Slavomir Lener, a veteran coach who has traveled the world working in the game, provided the Molson Canadian World Hockey Summit with a distressing series of statistics which indicate a clear devastation of the European game because of a loss of players to Canadian junior hockey.
“We don’t want to stop Czechs and Slovaks from leaving, but we want to inform the players what their chances of making the NHL are. At the same time, the NHL is very important for us because it’s the best league and gives us strength to fight soccer, which is the big sport in Europe. But Europe is also important to the NHL. We provide more than our fair share of top players. More than 50% of starting goalies in the NHL are European, and more than one-third of top-four defenceman and top-six forwards come from Europe, so we make a big contribution to the NHL.”
After setting the stage by looking at this past season’s NHL player representation, Lener then produced some sobering thoughts. “We have been losing hundreds of players into junior hockey in Canada,” he said. “Many times, it is the result of the European agents not telling the player the full story. As well, the idea of a European having to go to the CHL to get drafted is very popular, but the numbers tell a different story. The majority of CHL Europeans do NOT get drafted, and only 4% ever become established NHL players. The CHL is a great league for North Americans, but it is not the best league for Europeans in general.”
Lener is not speaking out of jealousy—he is speaking out of survival. “The effect,” he continued, “is that the entire development system in Czech and Slovakia is getting weaker ever year, and there is a decline in the quality of players every year. The number of Czech and Slovak players drafted by the NHL every year has declined since 2000, and there is an all-time low this year when only one homegrown player from these two countries was drafted by the NHL. One.”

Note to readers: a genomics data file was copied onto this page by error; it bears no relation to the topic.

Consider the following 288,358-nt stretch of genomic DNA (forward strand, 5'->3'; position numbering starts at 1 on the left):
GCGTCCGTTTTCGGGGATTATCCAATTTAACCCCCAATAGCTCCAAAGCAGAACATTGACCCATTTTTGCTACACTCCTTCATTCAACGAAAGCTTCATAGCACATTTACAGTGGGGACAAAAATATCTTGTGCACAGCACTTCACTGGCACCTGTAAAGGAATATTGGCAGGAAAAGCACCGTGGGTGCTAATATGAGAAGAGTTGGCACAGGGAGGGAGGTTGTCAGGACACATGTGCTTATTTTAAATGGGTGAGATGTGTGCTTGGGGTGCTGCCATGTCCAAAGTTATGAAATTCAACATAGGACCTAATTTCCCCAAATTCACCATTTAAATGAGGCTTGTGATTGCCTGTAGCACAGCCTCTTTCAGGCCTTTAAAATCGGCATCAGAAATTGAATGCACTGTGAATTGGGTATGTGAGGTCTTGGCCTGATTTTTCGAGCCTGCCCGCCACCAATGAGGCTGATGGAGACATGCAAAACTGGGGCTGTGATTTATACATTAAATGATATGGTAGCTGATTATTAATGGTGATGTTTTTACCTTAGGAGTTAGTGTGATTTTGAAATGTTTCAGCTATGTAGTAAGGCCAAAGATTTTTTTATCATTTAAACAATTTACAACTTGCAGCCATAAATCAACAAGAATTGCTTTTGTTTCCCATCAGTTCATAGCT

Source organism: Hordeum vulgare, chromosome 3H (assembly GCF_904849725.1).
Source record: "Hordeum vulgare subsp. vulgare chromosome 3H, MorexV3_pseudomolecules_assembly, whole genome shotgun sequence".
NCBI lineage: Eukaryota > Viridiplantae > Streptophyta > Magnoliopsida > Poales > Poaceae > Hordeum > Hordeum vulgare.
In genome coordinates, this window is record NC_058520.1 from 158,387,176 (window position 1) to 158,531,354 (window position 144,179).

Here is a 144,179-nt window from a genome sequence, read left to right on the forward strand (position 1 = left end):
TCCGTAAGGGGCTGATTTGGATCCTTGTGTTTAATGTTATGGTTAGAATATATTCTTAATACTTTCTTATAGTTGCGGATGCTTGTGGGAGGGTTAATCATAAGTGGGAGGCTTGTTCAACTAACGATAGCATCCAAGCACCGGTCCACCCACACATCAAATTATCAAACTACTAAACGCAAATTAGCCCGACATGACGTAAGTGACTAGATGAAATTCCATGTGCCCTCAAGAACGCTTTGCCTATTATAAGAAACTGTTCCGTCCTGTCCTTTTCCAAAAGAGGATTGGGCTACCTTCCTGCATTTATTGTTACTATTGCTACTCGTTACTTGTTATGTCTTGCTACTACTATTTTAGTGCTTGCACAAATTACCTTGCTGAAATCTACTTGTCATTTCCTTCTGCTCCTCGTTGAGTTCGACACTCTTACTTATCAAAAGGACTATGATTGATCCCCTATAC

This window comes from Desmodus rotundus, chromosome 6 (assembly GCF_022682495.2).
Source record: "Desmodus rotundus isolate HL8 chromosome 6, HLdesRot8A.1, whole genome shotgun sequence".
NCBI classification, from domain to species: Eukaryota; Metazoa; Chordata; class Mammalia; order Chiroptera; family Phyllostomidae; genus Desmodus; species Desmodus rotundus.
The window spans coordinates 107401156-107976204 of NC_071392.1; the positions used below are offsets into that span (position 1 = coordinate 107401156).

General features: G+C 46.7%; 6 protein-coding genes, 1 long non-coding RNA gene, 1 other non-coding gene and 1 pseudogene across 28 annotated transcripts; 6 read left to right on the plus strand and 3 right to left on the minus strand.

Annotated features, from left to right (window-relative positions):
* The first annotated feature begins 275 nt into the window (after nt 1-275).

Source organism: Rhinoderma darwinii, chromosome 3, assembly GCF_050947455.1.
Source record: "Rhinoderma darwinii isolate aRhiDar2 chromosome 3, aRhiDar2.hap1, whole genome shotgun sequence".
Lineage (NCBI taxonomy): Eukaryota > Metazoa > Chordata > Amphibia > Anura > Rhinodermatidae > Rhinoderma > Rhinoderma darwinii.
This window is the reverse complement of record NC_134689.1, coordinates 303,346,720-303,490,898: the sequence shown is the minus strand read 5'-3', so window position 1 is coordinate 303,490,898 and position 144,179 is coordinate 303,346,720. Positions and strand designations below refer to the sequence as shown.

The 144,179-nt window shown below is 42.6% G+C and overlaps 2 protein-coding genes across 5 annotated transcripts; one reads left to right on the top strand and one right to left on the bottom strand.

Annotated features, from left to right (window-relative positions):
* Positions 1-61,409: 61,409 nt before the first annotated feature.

“There are no more players coming from our countries, no one like Jagr, Hejduk, Elias, Gaborik. All the players come through the CHL, but none of them are of the same star quality as these players.”
“If you look at career numbers, 22 Europeans have played 1,000 games in the NHL. Not one came from the CHL. Of the more than 100 players from Europe who have won the Stanley Cup, exactly eight have CHL experience. Our players must develop at home, and when they are ready, fine, then they can go to the NHL.”
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